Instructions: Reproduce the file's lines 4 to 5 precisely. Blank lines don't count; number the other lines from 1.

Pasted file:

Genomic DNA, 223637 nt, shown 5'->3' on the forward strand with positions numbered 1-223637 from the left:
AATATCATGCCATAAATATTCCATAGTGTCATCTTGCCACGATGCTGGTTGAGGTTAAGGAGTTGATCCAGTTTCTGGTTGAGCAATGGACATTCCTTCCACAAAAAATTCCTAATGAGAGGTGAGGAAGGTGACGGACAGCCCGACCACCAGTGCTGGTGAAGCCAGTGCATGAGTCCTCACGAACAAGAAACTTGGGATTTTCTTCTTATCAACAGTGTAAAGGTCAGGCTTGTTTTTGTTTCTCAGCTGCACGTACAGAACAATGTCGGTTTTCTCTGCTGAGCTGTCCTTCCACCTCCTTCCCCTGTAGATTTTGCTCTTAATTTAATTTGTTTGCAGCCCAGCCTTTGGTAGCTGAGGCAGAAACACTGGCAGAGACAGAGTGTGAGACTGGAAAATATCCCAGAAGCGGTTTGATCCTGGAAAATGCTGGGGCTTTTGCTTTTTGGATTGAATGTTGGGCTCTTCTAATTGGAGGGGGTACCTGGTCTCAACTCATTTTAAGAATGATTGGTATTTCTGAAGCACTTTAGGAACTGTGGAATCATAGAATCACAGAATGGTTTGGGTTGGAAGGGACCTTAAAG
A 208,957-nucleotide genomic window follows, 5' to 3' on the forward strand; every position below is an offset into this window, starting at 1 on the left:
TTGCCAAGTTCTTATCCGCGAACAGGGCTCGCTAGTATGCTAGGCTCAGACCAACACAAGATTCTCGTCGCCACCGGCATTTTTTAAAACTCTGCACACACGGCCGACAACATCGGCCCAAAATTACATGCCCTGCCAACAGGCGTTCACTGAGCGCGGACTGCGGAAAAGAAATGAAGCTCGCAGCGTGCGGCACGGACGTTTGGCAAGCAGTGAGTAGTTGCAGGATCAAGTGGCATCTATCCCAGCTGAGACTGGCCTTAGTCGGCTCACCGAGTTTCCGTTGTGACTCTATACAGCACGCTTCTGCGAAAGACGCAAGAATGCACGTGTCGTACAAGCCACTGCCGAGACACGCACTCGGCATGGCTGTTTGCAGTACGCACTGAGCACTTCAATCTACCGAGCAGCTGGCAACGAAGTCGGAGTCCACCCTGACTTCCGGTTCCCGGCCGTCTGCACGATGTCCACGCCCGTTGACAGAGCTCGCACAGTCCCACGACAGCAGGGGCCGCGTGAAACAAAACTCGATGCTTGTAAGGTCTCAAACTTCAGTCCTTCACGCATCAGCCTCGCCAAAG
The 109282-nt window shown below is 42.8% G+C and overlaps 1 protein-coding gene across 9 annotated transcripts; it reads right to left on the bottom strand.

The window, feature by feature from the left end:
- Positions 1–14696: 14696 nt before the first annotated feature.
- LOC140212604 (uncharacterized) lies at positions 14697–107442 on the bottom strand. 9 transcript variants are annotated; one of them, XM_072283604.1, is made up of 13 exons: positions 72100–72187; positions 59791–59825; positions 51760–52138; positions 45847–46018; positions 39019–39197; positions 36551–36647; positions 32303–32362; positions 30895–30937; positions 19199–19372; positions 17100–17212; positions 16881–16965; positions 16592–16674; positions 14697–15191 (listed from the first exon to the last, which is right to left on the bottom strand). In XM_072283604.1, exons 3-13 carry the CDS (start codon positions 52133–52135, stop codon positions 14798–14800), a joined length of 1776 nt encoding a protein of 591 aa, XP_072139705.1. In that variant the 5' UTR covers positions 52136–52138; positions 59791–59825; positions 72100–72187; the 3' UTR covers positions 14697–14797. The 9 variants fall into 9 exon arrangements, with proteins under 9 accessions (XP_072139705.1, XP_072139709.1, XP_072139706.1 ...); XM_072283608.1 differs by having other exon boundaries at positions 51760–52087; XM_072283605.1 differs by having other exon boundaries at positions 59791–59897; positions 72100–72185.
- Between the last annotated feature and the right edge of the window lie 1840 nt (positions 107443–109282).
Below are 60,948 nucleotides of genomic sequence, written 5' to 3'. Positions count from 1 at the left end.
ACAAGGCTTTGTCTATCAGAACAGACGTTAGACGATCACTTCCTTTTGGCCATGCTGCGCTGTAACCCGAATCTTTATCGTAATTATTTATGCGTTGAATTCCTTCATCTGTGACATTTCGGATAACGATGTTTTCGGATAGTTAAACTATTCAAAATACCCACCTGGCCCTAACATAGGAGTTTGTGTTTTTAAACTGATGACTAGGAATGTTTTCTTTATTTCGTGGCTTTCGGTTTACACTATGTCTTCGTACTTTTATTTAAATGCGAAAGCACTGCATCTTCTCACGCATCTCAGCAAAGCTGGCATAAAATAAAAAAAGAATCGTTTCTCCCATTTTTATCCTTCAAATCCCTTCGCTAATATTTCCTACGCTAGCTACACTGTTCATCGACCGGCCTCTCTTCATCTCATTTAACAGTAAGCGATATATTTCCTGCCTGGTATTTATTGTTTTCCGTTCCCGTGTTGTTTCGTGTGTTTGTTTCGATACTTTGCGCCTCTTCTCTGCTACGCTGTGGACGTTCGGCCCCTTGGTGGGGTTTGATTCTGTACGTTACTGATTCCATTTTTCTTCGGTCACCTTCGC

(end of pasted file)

TTGCCAAGTTCTTATCCGCGAACAGGGCTCGCTAGTATGCTAGGCTCAGACCAACACAAGATTCTCGTCGCCACCGGCATTTTTTAAAACTCTGCACACACGGCCGACAACATCGGCCCAAAATTACATGCCCTGCCAACAGGCGTTCACTGAGCGCGGACTGCGGAAAAGAAATGAAGCTCGCAGCGTGCGGCACGGACGTTTGGCAAGCAGTGAGTAGTTGCAGGATCAAGTGGCATCTATCCCAGCTGAGACTGGCCTTAGTCGGCTCACCGAGTTTCCGTTGTGACTCTATACAGCACGCTTCTGCGAAAGACGCAAGAATGCACGTGTCGTACAAGCCACTGCCGAGACACGCACTCGGCATGGCTGTTTGCAGTACGCACTGAGCACTTCAATCTACCGAGCAGCTGGCAACGAAGTCGGAGTCCACCCTGACTTCCGGTTCCCGGCCGTCTGCACGATGTCCACGCCCGTTGACAGAGCTCGCACAGTCCCACGACAGCAGGGGCCGCGTGAAACAAAACTCGATGCTTGTAAGGTCTCAAACTTCAGTCCTTCACGCATCAGCCTCGCCAAAG
The 109282-nt window shown below is 42.8% G+C and overlaps 1 protein-coding gene across 9 annotated transcripts; it reads right to left on the bottom strand.